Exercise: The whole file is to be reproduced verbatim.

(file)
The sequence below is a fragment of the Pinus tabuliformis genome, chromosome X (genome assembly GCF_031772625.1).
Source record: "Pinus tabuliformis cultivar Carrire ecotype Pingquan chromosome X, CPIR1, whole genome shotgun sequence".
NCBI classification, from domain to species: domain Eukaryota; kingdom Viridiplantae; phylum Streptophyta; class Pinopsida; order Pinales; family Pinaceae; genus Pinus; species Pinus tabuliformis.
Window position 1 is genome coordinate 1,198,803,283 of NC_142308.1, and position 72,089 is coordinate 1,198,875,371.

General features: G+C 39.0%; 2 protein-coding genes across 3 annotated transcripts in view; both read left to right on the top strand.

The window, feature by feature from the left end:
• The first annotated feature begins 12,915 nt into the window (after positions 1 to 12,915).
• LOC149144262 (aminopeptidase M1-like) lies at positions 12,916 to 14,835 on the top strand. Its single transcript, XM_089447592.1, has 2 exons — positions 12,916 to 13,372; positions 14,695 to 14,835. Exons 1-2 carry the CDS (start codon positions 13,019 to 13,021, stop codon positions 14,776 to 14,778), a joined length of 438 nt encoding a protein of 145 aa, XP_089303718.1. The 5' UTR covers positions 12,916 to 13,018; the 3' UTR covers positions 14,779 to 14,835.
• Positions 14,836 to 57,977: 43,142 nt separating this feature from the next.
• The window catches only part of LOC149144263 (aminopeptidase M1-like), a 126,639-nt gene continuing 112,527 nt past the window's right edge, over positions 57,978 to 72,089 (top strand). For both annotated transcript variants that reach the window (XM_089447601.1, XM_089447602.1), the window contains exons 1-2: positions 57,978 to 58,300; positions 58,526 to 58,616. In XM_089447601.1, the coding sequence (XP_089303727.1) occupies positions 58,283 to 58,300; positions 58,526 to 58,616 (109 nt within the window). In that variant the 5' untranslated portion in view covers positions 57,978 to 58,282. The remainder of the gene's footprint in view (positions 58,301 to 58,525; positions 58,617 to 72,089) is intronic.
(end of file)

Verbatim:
The sequence below is a fragment of the Pinus tabuliformis genome, chromosome X (genome assembly GCF_031772625.1).
Source record: "Pinus tabuliformis cultivar Carrire ecotype Pingquan chromosome X, CPIR1, whole genome shotgun sequence".
NCBI classification, from domain to species: domain Eukaryota; kingdom Viridiplantae; phylum Streptophyta; class Pinopsida; order Pinales; family Pinaceae; genus Pinus; species Pinus tabuliformis.
Window position 1 is genome coordinate 1,198,803,283 of NC_142308.1, and position 72,089 is coordinate 1,198,875,371.

General features: G+C 39.0%; 2 protein-coding genes across 3 annotated transcripts in view; both read left to right on the top strand.

The window, feature by feature from the left end:
• The first annotated feature begins 12,915 nt into the window (after positions 1 to 12,915).
• LOC149144262 (aminopeptidase M1-like) lies at positions 12,916 to 14,835 on the top strand. Its single transcript, XM_089447592.1, has 2 exons — positions 12,916 to 13,372; positions 14,695 to 14,835. Exons 1-2 carry the CDS (start codon positions 13,019 to 13,021, stop codon positions 14,776 to 14,778), a joined length of 438 nt encoding a protein of 145 aa, XP_089303718.1. The 5' UTR covers positions 12,916 to 13,018; the 3' UTR covers positions 14,779 to 14,835.
• Positions 14,836 to 57,977: 43,142 nt separating this feature from the next.
• The window catches only part of LOC149144263 (aminopeptidase M1-like), a 126,639-nt gene continuing 112,527 nt past the window's right edge, over positions 57,978 to 72,089 (top strand). For both annotated transcript variants that reach the window (XM_089447601.1, XM_089447602.1), the window contains exons 1-2: positions 57,978 to 58,300; positions 58,526 to 58,616. In XM_089447601.1, the coding sequence (XP_089303727.1) occupies positions 58,283 to 58,300; positions 58,526 to 58,616 (109 nt within the window). In that variant the 5' untranslated portion in view covers positions 57,978 to 58,282. The remainder of the gene's footprint in view (positions 58,301 to 58,525; positions 58,617 to 72,089) is intronic.